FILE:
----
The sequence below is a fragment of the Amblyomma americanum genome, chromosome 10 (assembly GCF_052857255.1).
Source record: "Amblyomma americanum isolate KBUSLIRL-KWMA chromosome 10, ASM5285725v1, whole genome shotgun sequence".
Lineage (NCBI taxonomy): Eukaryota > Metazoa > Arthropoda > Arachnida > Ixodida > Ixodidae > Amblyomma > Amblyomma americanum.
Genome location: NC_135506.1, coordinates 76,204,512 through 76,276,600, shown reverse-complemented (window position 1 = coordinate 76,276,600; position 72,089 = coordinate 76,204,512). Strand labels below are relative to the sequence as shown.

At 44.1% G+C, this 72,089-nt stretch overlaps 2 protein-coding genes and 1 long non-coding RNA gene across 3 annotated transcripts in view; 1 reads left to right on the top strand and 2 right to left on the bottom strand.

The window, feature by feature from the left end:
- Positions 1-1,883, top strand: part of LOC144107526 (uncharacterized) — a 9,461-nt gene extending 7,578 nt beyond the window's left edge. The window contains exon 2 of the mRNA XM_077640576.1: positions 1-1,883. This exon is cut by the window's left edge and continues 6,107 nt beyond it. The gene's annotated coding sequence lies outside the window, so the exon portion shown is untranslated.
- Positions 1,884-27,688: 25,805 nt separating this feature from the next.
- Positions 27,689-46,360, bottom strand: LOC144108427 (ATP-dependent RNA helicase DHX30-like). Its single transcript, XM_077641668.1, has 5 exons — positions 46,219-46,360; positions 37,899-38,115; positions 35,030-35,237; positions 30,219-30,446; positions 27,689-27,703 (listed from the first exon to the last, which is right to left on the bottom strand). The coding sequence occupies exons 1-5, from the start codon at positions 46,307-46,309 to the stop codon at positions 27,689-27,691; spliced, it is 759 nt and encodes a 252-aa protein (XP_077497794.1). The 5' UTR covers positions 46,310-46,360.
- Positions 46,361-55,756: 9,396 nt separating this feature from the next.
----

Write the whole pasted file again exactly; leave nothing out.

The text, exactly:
The sequence below is a fragment of the Amblyomma americanum genome, chromosome 10 (assembly GCF_052857255.1).
Source record: "Amblyomma americanum isolate KBUSLIRL-KWMA chromosome 10, ASM5285725v1, whole genome shotgun sequence".
Lineage (NCBI taxonomy): Eukaryota > Metazoa > Arthropoda > Arachnida > Ixodida > Ixodidae > Amblyomma > Amblyomma americanum.
Genome location: NC_135506.1, coordinates 76,204,512 through 76,276,600, shown reverse-complemented (window position 1 = coordinate 76,276,600; position 72,089 = coordinate 76,204,512). Strand labels below are relative to the sequence as shown.

At 44.1% G+C, this 72,089-nt stretch overlaps 2 protein-coding genes and 1 long non-coding RNA gene across 3 annotated transcripts in view; 1 reads left to right on the top strand and 2 right to left on the bottom strand.

The window, feature by feature from the left end:
- Positions 1-1,883, top strand: part of LOC144107526 (uncharacterized) — a 9,461-nt gene extending 7,578 nt beyond the window's left edge. The window contains exon 2 of the mRNA XM_077640576.1: positions 1-1,883. This exon is cut by the window's left edge and continues 6,107 nt beyond it. The gene's annotated coding sequence lies outside the window, so the exon portion shown is untranslated.
- Positions 1,884-27,688: 25,805 nt separating this feature from the next.
- Positions 27,689-46,360, bottom strand: LOC144108427 (ATP-dependent RNA helicase DHX30-like). Its single transcript, XM_077641668.1, has 5 exons — positions 46,219-46,360; positions 37,899-38,115; positions 35,030-35,237; positions 30,219-30,446; positions 27,689-27,703 (listed from the first exon to the last, which is right to left on the bottom strand). The coding sequence occupies exons 1-5, from the start codon at positions 46,307-46,309 to the stop codon at positions 27,689-27,691; spliced, it is 759 nt and encodes a 252-aa protein (XP_077497794.1). The 5' UTR covers positions 46,310-46,360.
- Positions 46,361-55,756: 9,396 nt separating this feature from the next.